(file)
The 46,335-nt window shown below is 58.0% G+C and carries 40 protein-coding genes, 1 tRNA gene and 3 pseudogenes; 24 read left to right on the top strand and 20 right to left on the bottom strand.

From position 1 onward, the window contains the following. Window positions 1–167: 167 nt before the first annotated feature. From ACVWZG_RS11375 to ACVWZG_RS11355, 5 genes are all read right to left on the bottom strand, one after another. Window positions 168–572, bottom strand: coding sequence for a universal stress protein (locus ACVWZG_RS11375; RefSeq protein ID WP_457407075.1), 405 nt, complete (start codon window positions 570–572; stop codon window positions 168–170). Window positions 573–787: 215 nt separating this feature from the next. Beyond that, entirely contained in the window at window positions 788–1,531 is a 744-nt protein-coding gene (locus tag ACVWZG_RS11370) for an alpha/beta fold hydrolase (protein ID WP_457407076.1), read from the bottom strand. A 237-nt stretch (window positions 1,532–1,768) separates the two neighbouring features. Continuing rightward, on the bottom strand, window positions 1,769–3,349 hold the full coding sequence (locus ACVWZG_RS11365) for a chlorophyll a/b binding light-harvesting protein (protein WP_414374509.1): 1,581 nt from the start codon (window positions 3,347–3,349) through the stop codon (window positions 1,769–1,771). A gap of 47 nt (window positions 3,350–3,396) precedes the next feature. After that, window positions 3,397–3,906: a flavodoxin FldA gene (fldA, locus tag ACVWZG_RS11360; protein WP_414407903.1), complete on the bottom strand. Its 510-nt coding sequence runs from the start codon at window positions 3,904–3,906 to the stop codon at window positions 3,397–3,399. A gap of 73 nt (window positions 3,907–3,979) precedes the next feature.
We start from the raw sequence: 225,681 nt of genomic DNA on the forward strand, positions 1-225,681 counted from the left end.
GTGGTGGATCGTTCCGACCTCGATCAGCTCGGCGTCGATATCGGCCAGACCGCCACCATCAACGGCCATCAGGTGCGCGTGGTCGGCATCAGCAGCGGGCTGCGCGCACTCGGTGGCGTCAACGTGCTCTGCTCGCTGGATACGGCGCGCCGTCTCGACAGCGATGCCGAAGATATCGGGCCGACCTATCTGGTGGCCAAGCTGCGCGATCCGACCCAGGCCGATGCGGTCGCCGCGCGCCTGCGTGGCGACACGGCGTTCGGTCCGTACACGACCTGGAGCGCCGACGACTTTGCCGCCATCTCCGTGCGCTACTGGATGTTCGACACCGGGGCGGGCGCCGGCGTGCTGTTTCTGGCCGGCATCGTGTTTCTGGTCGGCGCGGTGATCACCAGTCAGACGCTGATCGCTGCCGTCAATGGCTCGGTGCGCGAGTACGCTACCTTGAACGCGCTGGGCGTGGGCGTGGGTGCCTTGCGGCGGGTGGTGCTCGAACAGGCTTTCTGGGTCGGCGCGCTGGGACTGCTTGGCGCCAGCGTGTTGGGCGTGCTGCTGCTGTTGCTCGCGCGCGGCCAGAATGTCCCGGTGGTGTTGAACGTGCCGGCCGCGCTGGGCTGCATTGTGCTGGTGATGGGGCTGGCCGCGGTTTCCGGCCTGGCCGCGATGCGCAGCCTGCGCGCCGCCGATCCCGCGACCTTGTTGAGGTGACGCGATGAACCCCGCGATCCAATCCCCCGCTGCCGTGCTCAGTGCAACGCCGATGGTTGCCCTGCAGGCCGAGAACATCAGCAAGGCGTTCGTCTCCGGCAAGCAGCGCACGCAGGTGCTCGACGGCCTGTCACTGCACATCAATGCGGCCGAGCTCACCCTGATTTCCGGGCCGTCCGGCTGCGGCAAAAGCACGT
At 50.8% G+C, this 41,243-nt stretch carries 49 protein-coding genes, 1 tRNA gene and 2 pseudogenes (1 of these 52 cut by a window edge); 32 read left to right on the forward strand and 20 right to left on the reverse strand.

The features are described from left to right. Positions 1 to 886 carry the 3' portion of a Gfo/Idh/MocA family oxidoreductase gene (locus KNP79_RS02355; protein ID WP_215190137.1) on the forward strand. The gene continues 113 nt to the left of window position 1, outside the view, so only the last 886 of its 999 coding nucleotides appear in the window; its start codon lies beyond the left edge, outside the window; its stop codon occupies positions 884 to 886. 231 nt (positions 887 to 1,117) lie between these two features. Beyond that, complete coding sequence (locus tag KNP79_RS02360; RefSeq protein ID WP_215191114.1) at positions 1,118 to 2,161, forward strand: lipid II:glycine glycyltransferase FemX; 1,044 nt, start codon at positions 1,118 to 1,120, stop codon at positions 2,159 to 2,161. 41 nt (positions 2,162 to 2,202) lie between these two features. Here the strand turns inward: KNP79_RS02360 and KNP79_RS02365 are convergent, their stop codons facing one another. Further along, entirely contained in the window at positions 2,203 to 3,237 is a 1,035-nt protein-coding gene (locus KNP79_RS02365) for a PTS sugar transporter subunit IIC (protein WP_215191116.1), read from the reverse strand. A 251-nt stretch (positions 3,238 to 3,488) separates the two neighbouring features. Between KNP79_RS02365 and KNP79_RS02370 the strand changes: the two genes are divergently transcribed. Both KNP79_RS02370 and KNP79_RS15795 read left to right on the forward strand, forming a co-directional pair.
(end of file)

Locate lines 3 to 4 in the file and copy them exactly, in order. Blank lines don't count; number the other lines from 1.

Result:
We start from the raw sequence: 225,681 nt of genomic DNA on the forward strand, positions 1-225,681 counted from the left end.
GTGGTGGATCGTTCCGACCTCGATCAGCTCGGCGTCGATATCGGCCAGACCGCCACCATCAACGGCCATCAGGTGCGCGTGGTCGGCATCAGCAGCGGGCTGCGCGCACTCGGTGGCGTCAACGTGCTCTGCTCGCTGGATACGGCGCGCCGTCTCGACAGCGATGCCGAAGATATCGGGCCGACCTATCTGGTGGCCAAGCTGCGCGATCCGACCCAGGCCGATGCGGTCGCCGCGCGCCTGCGTGGCGACACGGCGTTCGGTCCGTACACGACCTGGAGCGCCGACGACTTTGCCGCCATCTCCGTGCGCTACTGGATGTTCGACACCGGGGCGGGCGCCGGCGTGCTGTTTCTGGCCGGCATCGTGTTTCTGGTCGGCGCGGTGATCACCAGTCAGACGCTGATCGCTGCCGTCAATGGCTCGGTGCGCGAGTACGCTACCTTGAACGCGCTGGGCGTGGGCGTGGGTGCCTTGCGGCGGGTGGTGCTCGAACAGGCTTTCTGGGTCGGCGCGCTGGGACTGCTTGGCGCCAGCGTGTTGGGCGTGCTGCTGCTGTTGCTCGCGCGCGGCCAGAATGTCCCGGTGGTGTTGAACGTGCCGGCCGCGCTGGGCTGCATTGTGCTGGTGATGGGGCTGGCCGCGGTTTCCGGCCTGGCCGCGATGCGCAGCCTGCGCGCCGCCGATCCCGCGACCTTGTTGAGGTGACGCGATGAACCCCGCGATCCAATCCCCCGCTGCCGTGCTCAGTGCAACGCCGATGGTTGCCCTGCAGGCCGAGAACATCAGCAAGGCGTTCGTCTCCGGCAAGCAGCGCACGCAGGTGCTCGACGGCCTGTCACTGCACATCAATGCGGCCGAGCTCACCCTGATTTCCGGGCCGTCCGGCTGCGGCAAAAGCACGT